SwiftCheck alternatives and similar libraries
Based on the "TDD / BDD" category.
Alternatively, view SwiftCheck alternatives based on common mentions on social networks and blogs.

OHHTTPStubs
Stub your network requests easily! Test your apps with fake network data and custom response time, response code and headers! 
swiftcorelibsxctest
The XCTest Project, A Swift core library for providing unit test support 
XcodeCoverage
Code coverage for Xcode projects (ObjectiveC only) 
SwiftyMocky
Framework for automatic mock generation. Adds a set of handy methods, simplifying testing. One of the best and most complete solutions, including generics support and much more. 
PlaygroundTDD
Small library to easily run your tests directly within a Playground
Build timeseriesbased applications quickly and at scale.
* Code Quality Rankings and insights are calculated and provided by Lumnify.
They vary from L1 to L5 with "L5" being the highest.
Do you think we are missing an alternative of SwiftCheck or a related project?
README
SwiftCheck
QuickCheck for Swift.
For those already familiar with the Haskell library, check out the source. For everybody else, see the [Tutorial Playground](Tutorial.playground) for a beginnerlevel introduction to the major concepts and usecases of this library.
Introduction
SwiftCheck is a testing library that automatically generates random data for
testing of program properties. A property is a particular facet of an algorithm
or data structure that must be invariant under a given set of input data,
basically an XCTAssert
on steroids. Where before all we could do was define
methods prefixed by test
and assert, SwiftCheck allows program properties and
tests to be treated like data.
To define a program property the forAll
quantifier is used with a type
signature like (A, B, C, ... Z) > Testable where A : Arbitrary, B : Arbitrary ...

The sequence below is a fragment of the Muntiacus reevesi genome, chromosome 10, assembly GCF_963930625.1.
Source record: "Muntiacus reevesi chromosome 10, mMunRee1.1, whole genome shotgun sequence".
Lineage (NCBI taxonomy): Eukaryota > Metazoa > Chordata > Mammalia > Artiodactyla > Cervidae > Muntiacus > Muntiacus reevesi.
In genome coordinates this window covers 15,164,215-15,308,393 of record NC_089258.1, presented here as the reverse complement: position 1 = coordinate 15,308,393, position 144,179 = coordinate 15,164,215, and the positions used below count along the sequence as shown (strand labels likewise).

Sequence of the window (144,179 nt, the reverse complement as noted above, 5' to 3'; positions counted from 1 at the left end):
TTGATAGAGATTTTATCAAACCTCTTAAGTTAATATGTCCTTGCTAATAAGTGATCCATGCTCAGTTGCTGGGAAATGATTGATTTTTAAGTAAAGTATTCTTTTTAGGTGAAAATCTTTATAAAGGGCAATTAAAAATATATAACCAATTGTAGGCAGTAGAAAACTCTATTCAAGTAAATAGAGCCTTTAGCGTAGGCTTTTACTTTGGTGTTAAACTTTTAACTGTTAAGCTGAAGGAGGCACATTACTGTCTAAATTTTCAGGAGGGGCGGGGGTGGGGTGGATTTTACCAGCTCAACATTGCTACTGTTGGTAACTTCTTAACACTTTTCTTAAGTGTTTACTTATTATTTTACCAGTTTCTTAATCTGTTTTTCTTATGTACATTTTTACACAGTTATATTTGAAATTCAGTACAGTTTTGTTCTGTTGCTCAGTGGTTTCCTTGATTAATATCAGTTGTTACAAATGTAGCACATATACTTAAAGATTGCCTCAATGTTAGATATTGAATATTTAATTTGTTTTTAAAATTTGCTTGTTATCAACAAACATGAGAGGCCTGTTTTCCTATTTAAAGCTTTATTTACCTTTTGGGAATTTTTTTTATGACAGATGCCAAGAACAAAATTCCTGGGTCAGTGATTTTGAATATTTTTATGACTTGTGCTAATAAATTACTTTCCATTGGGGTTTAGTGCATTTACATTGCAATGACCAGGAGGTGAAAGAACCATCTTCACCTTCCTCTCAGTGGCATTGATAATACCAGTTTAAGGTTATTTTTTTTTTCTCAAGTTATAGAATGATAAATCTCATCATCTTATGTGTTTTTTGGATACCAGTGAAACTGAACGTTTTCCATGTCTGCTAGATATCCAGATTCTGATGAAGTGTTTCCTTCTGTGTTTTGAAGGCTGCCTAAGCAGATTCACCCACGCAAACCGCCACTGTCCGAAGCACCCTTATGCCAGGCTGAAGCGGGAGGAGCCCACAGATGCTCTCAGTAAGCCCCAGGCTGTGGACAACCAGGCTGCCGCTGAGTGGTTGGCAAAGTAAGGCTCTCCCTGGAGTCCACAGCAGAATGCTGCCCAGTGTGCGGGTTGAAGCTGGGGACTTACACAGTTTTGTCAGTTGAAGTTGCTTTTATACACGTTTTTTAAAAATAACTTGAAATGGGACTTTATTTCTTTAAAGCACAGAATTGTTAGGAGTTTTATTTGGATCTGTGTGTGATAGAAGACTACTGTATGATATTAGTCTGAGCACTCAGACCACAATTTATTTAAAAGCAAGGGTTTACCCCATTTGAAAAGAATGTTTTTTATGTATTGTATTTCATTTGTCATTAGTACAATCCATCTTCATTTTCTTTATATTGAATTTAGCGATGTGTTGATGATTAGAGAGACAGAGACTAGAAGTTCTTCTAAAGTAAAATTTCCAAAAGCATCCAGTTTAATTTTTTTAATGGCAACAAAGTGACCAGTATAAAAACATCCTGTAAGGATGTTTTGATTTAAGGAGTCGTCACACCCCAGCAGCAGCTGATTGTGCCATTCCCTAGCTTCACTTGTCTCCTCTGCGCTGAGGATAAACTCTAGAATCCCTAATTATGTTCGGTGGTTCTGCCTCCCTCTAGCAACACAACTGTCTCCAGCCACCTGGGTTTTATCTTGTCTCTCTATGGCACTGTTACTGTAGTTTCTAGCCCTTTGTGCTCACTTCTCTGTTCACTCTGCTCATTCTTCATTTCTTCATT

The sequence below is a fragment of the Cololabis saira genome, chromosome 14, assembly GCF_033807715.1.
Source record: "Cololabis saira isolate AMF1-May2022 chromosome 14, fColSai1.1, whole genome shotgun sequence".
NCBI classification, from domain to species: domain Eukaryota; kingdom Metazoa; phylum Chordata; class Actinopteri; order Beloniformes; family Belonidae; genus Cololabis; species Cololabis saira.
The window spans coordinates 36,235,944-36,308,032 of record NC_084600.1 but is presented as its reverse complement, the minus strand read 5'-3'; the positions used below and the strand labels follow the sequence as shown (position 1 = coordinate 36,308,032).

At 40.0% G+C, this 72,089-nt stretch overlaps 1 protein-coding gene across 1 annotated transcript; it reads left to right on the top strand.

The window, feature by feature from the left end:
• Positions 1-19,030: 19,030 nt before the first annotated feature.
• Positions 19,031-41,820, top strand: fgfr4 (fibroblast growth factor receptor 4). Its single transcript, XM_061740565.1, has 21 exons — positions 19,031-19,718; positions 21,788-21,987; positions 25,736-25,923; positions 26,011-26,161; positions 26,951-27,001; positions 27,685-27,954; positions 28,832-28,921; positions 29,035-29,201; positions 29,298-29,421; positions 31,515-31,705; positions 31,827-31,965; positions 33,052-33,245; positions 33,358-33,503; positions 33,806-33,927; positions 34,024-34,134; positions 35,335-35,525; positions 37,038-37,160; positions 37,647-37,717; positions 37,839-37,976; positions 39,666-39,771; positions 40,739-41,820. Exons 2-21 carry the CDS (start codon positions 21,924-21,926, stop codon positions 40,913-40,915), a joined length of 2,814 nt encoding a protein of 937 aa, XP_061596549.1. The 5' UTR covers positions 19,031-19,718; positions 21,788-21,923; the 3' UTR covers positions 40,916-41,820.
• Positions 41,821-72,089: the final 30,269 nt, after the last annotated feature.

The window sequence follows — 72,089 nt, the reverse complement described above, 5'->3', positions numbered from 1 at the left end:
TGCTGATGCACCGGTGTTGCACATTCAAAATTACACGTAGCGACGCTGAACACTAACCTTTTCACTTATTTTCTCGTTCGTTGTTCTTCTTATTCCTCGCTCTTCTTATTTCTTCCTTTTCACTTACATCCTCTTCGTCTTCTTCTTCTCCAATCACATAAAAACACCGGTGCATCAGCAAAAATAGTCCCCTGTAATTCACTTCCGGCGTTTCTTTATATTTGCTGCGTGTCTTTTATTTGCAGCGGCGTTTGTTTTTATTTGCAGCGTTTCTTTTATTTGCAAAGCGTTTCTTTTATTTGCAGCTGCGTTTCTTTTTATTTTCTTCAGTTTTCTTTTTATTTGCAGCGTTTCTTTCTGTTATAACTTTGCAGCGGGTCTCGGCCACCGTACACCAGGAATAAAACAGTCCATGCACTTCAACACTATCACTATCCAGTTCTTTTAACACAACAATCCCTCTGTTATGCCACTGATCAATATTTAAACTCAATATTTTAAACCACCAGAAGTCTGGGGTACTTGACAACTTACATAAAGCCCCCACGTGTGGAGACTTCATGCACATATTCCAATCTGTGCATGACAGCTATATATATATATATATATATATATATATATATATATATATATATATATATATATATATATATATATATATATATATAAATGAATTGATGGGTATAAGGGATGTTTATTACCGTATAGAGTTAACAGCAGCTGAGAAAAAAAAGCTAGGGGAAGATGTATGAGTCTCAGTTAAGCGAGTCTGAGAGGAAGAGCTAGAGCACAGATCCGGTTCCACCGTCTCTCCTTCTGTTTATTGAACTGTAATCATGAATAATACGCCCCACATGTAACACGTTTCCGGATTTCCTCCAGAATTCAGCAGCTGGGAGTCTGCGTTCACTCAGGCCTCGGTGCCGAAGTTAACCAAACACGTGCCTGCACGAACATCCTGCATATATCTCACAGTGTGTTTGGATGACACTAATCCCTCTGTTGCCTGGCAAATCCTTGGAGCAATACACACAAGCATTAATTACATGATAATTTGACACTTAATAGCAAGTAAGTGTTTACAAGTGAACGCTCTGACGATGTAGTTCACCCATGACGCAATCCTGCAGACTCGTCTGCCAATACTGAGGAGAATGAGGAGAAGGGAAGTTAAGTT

Z : Arbitrary
. SwiftCheck implements the Arbitrary
protocol for most Swift
Standard Library types and implements the Testable
protocol for Bool
and
several other related types. For example, if we wanted to test the property
that every Integer is equal to itself, we would express it as such:
func testAll() {
// 'property' notation allows us to name our tests. This becomes important
// when they fail and SwiftCheck reports it in the console.
property("Integer Equality is Reflexive") < forAll { (i : Int) in
return i == i
}
}
For a less contrived example, here is a program property that tests whether Array identity holds under double reversal:
property("The reverse of the reverse of an array is that array") < forAll { (xs : [Int]) in
// This property is using a number of SwiftCheck's more interesting
// features. `^&&^` is the conjunction operator for properties that turns
// both properties into a larger property that only holds when both subproperties
// hold. `<?>` is the labelling operator allowing us to name each subpart
// in output generated by SwiftCheck. For example, this property reports:
//
// *** Passed 100 tests
// (100% , Right identity, Left identity)
return
(xs.reversed().reversed() == xs) <?> "Left identity"
^&&^
(xs == xs.reversed().reversed()) <?> "Right identity"
}
Because SwiftCheck doesn't require tests to return Bool
, just Testable
, we
can produce tests for complex properties with ease: